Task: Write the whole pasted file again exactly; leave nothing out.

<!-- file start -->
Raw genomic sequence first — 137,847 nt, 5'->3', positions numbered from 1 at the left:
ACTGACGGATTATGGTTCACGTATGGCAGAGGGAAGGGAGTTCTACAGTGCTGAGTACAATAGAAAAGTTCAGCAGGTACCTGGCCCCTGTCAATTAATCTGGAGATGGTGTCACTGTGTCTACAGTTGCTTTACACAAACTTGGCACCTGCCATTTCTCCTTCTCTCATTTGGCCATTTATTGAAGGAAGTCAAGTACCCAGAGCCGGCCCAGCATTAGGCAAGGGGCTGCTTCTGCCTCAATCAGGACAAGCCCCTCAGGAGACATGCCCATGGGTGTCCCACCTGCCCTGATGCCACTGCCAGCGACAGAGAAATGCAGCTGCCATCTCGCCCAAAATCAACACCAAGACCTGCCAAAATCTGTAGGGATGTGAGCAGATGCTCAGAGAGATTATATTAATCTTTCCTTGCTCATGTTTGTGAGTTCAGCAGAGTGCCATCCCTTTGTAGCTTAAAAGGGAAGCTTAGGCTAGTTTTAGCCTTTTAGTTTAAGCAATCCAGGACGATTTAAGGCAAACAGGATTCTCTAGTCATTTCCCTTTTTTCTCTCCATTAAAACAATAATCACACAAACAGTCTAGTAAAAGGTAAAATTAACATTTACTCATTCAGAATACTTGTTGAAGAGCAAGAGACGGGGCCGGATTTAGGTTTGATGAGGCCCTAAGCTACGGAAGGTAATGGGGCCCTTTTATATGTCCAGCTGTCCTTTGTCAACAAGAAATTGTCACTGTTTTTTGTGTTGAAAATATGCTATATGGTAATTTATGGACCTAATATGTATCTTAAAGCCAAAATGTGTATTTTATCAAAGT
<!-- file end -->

Raw genomic sequence first — 137,847 nt, 5'->3', positions numbered from 1 at the left:
ACTGACGGATTATGGTTCACGTATGGCAGAGGGAAGGGAGTTCTACAGTGCTGAGTACAATAGAAAAGTTCAGCAGGTACCTGGCCCCTGTCAATTAATCTGGAGATGGTGTCACTGTGTCTACAGTTGCTTTACACAAACTTGGCACCTGCCATTTCTCCTTCTCTCATTTGGCCATTTATTGAAGGAAGTCAAGTACCCAGAGCCGGCCCAGCATTAGGCAAGGGGCTGCTTCTGCCTCAATCAGGACAAGCCCCTCAGGAGACATGCCCATGGGTGTCCCACCTGCCCTGATGCCACTGCCAGCGACAGAGAAATGCAGCTGCCATCTCGCCCAAAATCAACACCAAGACCTGCCAAAATCTGTAGGGATGTGAGCAGATGCTCAGAGAGATTATATTAATCTTTCCTTGCTCATGTTTGTGAGTTCAGCAGAGTGCCATCCCTTTGTAGCTTAAAAGGGAAGCTTAGGCTAGTTTTAGCCTTTTAGTTTAAGCAATCCAGGACGATTTAAGGCAAACAGGATTCTCTAGTCATTTCCCTTTTTTCTCTCCATTAAAACAATAATCACACAAACAGTCTAGTAAAAGGTAAAATTAACATTTACTCATTCAGAATACTTGTTGAAGAGCAAGAGACGGGGCCGGATTTAGGTTTGATGAGGCCCTAAGCTACGGAAGGTAATGGGGCCCTTTTATATGTCCAGCTGTCCTTTGTCAACAAGAAATTGTCACTGTTTTTTGTGTTGAAAATATGCTATATGGTAATTTATGGACCTAATATGTATCTTAAAGCCAAAATGTGTATTTTATCAAAGT